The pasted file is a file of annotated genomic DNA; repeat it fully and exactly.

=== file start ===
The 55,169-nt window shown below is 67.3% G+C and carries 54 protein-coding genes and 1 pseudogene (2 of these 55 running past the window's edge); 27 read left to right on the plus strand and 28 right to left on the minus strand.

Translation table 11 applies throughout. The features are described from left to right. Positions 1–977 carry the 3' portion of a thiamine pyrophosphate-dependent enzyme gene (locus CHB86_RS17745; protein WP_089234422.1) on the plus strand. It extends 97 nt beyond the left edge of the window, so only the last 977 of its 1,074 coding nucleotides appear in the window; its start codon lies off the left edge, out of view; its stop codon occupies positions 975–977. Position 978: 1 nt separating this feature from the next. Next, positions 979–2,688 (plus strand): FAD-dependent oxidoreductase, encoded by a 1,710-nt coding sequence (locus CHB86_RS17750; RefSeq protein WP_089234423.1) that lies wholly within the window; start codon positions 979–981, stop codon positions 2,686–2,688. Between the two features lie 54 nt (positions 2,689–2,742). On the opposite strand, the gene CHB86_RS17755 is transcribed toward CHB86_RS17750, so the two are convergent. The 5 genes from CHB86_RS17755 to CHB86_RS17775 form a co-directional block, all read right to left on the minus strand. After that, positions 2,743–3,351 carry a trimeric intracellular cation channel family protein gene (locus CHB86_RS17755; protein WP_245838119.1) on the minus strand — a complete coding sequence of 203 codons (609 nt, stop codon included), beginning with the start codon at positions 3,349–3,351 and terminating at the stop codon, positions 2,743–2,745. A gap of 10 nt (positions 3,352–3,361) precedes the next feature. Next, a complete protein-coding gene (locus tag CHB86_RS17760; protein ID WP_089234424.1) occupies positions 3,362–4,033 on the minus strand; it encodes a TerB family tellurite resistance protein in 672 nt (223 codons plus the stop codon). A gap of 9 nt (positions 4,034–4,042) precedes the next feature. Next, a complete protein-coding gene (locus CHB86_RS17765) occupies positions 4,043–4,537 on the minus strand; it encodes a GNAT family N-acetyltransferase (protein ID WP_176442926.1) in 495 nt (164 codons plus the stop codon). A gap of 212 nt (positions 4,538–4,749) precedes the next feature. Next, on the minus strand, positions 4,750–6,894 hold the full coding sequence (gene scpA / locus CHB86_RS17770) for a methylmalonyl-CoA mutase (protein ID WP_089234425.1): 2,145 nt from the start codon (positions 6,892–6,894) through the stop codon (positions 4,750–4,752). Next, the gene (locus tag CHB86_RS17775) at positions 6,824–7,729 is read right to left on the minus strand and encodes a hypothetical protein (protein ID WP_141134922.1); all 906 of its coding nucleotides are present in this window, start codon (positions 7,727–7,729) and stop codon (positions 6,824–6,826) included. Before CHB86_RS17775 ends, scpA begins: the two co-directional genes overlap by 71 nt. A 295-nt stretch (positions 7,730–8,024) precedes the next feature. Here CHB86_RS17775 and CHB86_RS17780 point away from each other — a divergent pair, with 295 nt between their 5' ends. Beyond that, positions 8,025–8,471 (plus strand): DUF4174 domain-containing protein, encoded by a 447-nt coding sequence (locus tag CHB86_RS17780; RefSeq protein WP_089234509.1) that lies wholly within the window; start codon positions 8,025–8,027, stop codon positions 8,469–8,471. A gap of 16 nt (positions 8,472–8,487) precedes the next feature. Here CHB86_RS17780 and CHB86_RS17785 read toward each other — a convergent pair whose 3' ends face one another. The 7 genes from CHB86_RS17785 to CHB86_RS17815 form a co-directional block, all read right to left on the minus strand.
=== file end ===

The 55,169-nt window shown below is 67.3% G+C and carries 54 protein-coding genes and 1 pseudogene (2 of these 55 running past the window's edge); 27 read left to right on the plus strand and 28 right to left on the minus strand.

Translation table 11 applies throughout. The features are described from left to right. Positions 1–977 carry the 3' portion of a thiamine pyrophosphate-dependent enzyme gene (locus CHB86_RS17745; protein WP_089234422.1) on the plus strand. It extends 97 nt beyond the left edge of the window, so only the last 977 of its 1,074 coding nucleotides appear in the window; its start codon lies off the left edge, out of view; its stop codon occupies positions 975–977. Position 978: 1 nt separating this feature from the next. Next, positions 979–2,688 (plus strand): FAD-dependent oxidoreductase, encoded by a 1,710-nt coding sequence (locus CHB86_RS17750; RefSeq protein WP_089234423.1) that lies wholly within the window; start codon positions 979–981, stop codon positions 2,686–2,688. Between the two features lie 54 nt (positions 2,689–2,742). On the opposite strand, the gene CHB86_RS17755 is transcribed toward CHB86_RS17750, so the two are convergent. The 5 genes from CHB86_RS17755 to CHB86_RS17775 form a co-directional block, all read right to left on the minus strand. After that, positions 2,743–3,351 carry a trimeric intracellular cation channel family protein gene (locus CHB86_RS17755; protein WP_245838119.1) on the minus strand — a complete coding sequence of 203 codons (609 nt, stop codon included), beginning with the start codon at positions 3,349–3,351 and terminating at the stop codon, positions 2,743–2,745. A gap of 10 nt (positions 3,352–3,361) precedes the next feature. Next, a complete protein-coding gene (locus tag CHB86_RS17760; protein ID WP_089234424.1) occupies positions 3,362–4,033 on the minus strand; it encodes a TerB family tellurite resistance protein in 672 nt (223 codons plus the stop codon). A gap of 9 nt (positions 4,034–4,042) precedes the next feature. Next, a complete protein-coding gene (locus CHB86_RS17765) occupies positions 4,043–4,537 on the minus strand; it encodes a GNAT family N-acetyltransferase (protein ID WP_176442926.1) in 495 nt (164 codons plus the stop codon). A gap of 212 nt (positions 4,538–4,749) precedes the next feature. Next, on the minus strand, positions 4,750–6,894 hold the full coding sequence (gene scpA / locus CHB86_RS17770) for a methylmalonyl-CoA mutase (protein ID WP_089234425.1): 2,145 nt from the start codon (positions 6,892–6,894) through the stop codon (positions 4,750–4,752). Next, the gene (locus tag CHB86_RS17775) at positions 6,824–7,729 is read right to left on the minus strand and encodes a hypothetical protein (protein ID WP_141134922.1); all 906 of its coding nucleotides are present in this window, start codon (positions 7,727–7,729) and stop codon (positions 6,824–6,826) included. Before CHB86_RS17775 ends, scpA begins: the two co-directional genes overlap by 71 nt. A 295-nt stretch (positions 7,730–8,024) precedes the next feature. Here CHB86_RS17775 and CHB86_RS17780 point away from each other — a divergent pair, with 295 nt between their 5' ends. Beyond that, positions 8,025–8,471 (plus strand): DUF4174 domain-containing protein, encoded by a 447-nt coding sequence (locus tag CHB86_RS17780; RefSeq protein WP_089234509.1) that lies wholly within the window; start codon positions 8,025–8,027, stop codon positions 8,469–8,471. A gap of 16 nt (positions 8,472–8,487) precedes the next feature. Here CHB86_RS17780 and CHB86_RS17785 read toward each other — a convergent pair whose 3' ends face one another. The 7 genes from CHB86_RS17785 to CHB86_RS17815 form a co-directional block, all read right to left on the minus strand.